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J Clin Invest. Feb 1991; 87(2): 591–596.
PMCID: PMC296347

Influence of age on the metabolism of plasma low density lipoproteins in healthy males.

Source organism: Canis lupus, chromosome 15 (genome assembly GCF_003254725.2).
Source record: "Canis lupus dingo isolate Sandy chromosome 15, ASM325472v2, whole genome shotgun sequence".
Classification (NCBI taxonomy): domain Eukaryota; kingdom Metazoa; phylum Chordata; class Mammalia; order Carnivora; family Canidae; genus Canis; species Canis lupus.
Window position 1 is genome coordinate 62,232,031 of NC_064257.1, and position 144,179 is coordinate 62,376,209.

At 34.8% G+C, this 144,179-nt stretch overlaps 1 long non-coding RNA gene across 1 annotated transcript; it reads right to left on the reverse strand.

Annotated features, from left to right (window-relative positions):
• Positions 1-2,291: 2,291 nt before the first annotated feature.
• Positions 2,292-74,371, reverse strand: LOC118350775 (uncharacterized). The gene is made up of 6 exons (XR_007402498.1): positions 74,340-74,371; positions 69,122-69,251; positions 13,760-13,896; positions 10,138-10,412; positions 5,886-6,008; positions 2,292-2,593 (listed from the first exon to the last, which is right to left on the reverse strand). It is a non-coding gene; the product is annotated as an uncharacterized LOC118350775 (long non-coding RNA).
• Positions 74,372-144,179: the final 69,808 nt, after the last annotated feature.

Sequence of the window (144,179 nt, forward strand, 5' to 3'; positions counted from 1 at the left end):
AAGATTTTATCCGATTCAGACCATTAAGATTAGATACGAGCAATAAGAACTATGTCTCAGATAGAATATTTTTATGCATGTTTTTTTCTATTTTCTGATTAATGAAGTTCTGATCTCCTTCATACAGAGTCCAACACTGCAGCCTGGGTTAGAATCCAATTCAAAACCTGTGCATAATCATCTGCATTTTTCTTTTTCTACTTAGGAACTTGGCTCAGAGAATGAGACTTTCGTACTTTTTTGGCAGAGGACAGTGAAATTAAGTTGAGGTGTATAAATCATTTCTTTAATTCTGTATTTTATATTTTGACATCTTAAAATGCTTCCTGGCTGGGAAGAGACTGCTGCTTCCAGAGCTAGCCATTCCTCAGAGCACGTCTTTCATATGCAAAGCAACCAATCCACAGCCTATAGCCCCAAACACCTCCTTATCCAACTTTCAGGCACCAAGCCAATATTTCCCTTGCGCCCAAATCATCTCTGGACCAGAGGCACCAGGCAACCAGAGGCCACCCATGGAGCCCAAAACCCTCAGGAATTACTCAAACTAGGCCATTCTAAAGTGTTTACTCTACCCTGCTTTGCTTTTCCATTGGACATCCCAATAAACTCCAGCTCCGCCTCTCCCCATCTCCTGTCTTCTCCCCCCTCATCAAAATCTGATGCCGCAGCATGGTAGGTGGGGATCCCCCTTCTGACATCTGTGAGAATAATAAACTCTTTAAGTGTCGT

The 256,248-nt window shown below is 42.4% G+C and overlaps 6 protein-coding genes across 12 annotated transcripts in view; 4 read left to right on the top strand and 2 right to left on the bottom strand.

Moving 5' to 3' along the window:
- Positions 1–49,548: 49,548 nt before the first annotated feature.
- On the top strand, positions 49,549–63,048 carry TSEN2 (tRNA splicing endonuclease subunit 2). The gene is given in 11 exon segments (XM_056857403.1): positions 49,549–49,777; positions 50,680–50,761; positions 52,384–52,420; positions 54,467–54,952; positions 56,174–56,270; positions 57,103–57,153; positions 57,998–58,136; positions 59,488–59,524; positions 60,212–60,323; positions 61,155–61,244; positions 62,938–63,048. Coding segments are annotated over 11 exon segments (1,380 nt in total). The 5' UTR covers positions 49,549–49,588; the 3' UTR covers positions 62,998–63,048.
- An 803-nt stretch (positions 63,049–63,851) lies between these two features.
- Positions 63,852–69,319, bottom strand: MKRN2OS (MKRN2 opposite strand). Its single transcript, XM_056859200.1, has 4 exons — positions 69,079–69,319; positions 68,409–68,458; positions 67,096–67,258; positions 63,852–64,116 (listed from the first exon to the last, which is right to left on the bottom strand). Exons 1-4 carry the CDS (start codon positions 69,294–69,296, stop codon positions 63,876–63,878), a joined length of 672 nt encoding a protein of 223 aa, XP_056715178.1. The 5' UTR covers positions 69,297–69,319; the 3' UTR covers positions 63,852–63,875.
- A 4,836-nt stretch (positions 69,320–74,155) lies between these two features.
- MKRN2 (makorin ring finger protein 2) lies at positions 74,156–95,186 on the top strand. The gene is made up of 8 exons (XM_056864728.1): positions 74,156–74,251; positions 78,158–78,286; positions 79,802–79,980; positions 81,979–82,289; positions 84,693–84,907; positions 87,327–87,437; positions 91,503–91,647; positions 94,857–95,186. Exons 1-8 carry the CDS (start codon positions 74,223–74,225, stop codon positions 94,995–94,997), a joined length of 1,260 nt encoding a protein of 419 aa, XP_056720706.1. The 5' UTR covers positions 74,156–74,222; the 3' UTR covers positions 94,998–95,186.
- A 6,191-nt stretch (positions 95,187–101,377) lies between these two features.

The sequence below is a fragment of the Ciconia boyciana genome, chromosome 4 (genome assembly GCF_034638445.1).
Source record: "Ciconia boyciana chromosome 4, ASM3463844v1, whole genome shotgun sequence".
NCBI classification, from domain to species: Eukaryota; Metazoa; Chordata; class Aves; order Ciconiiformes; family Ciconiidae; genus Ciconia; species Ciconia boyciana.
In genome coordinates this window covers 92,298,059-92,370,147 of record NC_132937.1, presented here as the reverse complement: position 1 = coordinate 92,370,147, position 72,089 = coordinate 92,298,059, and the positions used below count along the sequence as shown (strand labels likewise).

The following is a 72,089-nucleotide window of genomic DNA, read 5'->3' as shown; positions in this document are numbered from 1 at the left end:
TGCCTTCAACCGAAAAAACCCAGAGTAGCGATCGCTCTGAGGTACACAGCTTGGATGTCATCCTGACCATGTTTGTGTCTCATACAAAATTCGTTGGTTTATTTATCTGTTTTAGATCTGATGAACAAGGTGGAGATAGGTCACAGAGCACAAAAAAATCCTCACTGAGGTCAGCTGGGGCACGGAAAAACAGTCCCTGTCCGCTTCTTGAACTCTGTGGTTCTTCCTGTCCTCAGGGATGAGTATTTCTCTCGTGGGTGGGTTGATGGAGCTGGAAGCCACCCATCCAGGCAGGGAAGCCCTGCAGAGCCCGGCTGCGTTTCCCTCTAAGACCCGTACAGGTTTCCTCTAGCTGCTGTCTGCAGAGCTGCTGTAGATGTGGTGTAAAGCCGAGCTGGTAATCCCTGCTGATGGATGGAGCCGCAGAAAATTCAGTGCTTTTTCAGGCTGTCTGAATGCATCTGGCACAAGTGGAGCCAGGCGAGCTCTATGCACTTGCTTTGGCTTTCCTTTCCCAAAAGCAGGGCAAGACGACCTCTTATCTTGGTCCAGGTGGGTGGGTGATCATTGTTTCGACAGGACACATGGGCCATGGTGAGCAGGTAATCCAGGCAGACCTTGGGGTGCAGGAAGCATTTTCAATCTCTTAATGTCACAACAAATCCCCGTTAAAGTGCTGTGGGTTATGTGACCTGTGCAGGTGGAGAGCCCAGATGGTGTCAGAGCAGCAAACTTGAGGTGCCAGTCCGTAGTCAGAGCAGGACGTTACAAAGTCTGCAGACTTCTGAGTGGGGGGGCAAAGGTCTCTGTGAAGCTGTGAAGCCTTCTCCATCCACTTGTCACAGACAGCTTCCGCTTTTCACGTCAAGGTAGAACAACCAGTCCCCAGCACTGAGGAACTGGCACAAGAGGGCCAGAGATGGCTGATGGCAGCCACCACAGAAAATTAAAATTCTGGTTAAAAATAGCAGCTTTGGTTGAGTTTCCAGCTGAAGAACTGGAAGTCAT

The plasma concentration of the atherogenic low density lipoproteins (LDL) increases with age. To clarify the mechanism of this change, we studied the kinetics of autologous 125I-LDL apolipoprotein B (apo B) in 41 normolipidemic, nonobese healthy males. For comparison, they were divided into three age groups: young, 21-39 yr (n = 18), middle-aged, 40-59 yr (n = 11), and old, 60-80 yr (n = 12). The levels of plasma LDL cholesterol and LDL apo B increased from respectively 3.4 +/- 0.1 (SEM) mmol/liter and 86 +/- 2 mg/dl in the young to 4.1 +/- 0.1 mmol/liter and 95 +/- 3 mg/dl in the old (P less than 0.01), and this increase was linked to a progressively decreased (r = -0.38, P less than 0.02) fractional catabolic rate of LDL apo B (0.348 +/- 0.010 pools per day in the young vs. 0.296 +/- 0.009 pools per day in the old, P less than 0.01). The production rate of LDL apo B did not differ significantly between the groups. The reduced fractional catabolic rate of LDL apo B in the old was not associated with a decrease in binding affinity of the LDL particle to its receptor, as judged from its ability to compete for 125I-LDL fibroblast binding. When hepatic LDL receptor expression was stimulated by cholestyramine treatment in six old males, their LDL apo B fractional catabolic rate increased to the levels observed in the young subjects. We conclude that the increase in LDL which normally occurs with age is explained by a reduced capacity for its removal, and hypothesize that this is mediated via a reduced hepatic LDL receptor expression.

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